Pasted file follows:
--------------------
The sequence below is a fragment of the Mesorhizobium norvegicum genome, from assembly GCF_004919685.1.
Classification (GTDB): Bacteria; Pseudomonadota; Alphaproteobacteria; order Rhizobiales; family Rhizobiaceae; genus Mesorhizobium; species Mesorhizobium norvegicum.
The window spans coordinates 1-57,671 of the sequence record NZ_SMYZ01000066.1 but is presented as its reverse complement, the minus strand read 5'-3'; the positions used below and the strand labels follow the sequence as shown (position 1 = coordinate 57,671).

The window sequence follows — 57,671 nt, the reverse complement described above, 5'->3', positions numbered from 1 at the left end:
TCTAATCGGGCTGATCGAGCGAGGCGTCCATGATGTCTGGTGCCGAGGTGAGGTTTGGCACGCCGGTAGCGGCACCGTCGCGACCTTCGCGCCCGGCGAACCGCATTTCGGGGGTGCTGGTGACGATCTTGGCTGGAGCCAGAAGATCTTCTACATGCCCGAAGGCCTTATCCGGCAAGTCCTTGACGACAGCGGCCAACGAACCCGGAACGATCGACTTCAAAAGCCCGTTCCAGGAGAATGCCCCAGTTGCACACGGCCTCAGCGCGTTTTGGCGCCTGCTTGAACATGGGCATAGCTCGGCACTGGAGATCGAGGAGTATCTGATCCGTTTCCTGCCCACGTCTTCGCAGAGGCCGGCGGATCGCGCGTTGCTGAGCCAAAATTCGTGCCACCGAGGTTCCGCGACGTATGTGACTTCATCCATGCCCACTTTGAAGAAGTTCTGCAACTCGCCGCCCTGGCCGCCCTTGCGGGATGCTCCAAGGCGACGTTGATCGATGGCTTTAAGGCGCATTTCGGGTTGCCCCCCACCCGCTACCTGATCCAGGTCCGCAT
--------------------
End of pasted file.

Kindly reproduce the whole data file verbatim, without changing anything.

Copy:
The sequence below is a fragment of the Mesorhizobium norvegicum genome, from assembly GCF_004919685.1.
Classification (GTDB): Bacteria; Pseudomonadota; Alphaproteobacteria; order Rhizobiales; family Rhizobiaceae; genus Mesorhizobium; species Mesorhizobium norvegicum.
The window spans coordinates 1-57,671 of the sequence record NZ_SMYZ01000066.1 but is presented as its reverse complement, the minus strand read 5'-3'; the positions used below and the strand labels follow the sequence as shown (position 1 = coordinate 57,671).

The window sequence follows — 57,671 nt, the reverse complement described above, 5'->3', positions numbered from 1 at the left end:
TCTAATCGGGCTGATCGAGCGAGGCGTCCATGATGTCTGGTGCCGAGGTGAGGTTTGGCACGCCGGTAGCGGCACCGTCGCGACCTTCGCGCCCGGCGAACCGCATTTCGGGGGTGCTGGTGACGATCTTGGCTGGAGCCAGAAGATCTTCTACATGCCCGAAGGCCTTATCCGGCAAGTCCTTGACGACAGCGGCCAACGAACCCGGAACGATCGACTTCAAAAGCCCGTTCCAGGAGAATGCCCCAGTTGCACACGGCCTCAGCGCGTTTTGGCGCCTGCTTGAACATGGGCATAGCTCGGCACTGGAGATCGAGGAGTATCTGATCCGTTTCCTGCCCACGTCTTCGCAGAGGCCGGCGGATCGCGCGTTGCTGAGCCAAAATTCGTGCCACCGAGGTTCCGCGACGTATGTGACTTCATCCATGCCCACTTTGAAGAAGTTCTGCAACTCGCCGCCCTGGCCGCCCTTGCGGGATGCTCCAAGGCGACGTTGATCGATGGCTTTAAGGCGCATTTCGGGTTGCCCCCCACCCGCTACCTGATCCAGGTCCGCAT